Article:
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It's Been Said Before

By Orin Hargraves

It's Been Said Before "examines why certain phrases become clichés and why they should be avoided -- or why they still have life left in them."

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Sounds Fascinating

By J. C. Wells

How do you pronounce biopic, synod, and Breughel? - and why? Do our cake and archaic sound the same? Where does the stress go in stalagmite? What's odd about the word epergne? As a finale, the author writes a letter to his 16-year-old self.

Academic Paper

Title: The bilingual emotion lexicon and emotion in vivo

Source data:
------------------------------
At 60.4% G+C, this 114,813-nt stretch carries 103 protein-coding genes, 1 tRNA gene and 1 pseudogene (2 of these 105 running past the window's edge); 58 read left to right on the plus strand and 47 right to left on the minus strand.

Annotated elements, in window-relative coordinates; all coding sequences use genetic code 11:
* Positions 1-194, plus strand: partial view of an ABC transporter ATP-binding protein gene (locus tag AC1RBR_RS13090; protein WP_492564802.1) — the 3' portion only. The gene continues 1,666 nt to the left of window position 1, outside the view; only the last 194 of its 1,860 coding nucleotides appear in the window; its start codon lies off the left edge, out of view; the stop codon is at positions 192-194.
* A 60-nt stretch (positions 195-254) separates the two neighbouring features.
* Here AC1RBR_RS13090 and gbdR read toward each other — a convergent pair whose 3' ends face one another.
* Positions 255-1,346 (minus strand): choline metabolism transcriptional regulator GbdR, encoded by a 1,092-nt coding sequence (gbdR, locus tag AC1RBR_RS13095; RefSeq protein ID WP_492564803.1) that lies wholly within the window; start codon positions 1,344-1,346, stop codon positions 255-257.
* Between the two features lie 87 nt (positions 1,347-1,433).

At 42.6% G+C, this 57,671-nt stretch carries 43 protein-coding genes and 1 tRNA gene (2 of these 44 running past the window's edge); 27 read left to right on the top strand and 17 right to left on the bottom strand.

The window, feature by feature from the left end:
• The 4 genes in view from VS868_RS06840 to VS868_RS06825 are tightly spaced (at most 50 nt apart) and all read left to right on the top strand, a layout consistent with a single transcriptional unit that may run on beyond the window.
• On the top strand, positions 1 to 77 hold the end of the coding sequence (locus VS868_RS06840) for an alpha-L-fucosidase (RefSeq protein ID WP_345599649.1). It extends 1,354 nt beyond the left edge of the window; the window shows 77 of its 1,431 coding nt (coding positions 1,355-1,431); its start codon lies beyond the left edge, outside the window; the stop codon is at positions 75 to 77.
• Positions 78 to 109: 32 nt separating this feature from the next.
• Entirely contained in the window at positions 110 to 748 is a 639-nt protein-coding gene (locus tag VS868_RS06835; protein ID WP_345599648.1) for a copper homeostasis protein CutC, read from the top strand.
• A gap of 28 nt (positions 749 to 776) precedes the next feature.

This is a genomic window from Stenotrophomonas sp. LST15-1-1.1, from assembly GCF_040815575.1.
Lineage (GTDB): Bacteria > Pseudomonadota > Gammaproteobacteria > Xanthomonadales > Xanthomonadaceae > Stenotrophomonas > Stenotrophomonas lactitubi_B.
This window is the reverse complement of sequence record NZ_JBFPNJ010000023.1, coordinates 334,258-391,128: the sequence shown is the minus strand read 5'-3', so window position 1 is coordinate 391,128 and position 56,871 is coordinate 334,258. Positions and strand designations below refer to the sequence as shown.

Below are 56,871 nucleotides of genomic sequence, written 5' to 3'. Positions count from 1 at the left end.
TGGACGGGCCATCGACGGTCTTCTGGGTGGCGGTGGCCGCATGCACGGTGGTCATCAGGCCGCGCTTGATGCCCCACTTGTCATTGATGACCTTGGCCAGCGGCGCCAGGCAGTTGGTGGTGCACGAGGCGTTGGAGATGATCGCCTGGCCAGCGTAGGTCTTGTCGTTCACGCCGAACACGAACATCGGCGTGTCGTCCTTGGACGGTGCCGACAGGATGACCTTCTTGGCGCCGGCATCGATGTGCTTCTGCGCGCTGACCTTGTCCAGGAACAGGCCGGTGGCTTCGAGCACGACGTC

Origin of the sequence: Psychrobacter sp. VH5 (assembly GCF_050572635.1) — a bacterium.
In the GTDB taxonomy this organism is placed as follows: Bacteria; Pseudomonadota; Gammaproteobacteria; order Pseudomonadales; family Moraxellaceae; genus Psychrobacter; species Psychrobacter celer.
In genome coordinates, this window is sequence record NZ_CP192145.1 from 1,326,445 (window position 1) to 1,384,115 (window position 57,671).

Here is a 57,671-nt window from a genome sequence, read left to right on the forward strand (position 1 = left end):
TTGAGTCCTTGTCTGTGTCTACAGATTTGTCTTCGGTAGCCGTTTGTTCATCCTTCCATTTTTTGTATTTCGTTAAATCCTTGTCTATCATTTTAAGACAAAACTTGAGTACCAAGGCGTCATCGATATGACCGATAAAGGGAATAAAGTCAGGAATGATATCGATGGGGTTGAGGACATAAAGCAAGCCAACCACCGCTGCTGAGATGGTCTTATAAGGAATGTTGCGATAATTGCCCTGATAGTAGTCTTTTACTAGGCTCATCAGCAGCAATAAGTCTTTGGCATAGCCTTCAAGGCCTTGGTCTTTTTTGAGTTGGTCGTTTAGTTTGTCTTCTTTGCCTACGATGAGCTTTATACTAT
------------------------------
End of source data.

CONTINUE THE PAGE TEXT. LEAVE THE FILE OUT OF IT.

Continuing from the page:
Author: Robert W. Schrauf
Institution: Pennsylvania State University
Linguistic Field: Psycholinguistics
Abstract: The keynote article by Aneta Pavlenko provides a compelling framework for the mental representation of emotion concepts in the two languages of the bilingual (novice or expert), and this may very well be its most telling contribution to the literature. However, I would like to concentrate my remarks on the author's development of the notion of emotionality in the latter third of the paper. I do this, first, because it seems to me that the majority of our work on the bilingual emotion lexicon derives from studies that have been done in the absence of actual emotional experience, and, second, because I believe that the author's development of the concept of emotionality sets the agenda for the next stage of research in this field.


This article appears IN Bilingualism: Language and Cognition Vol. 11, Issue 2.

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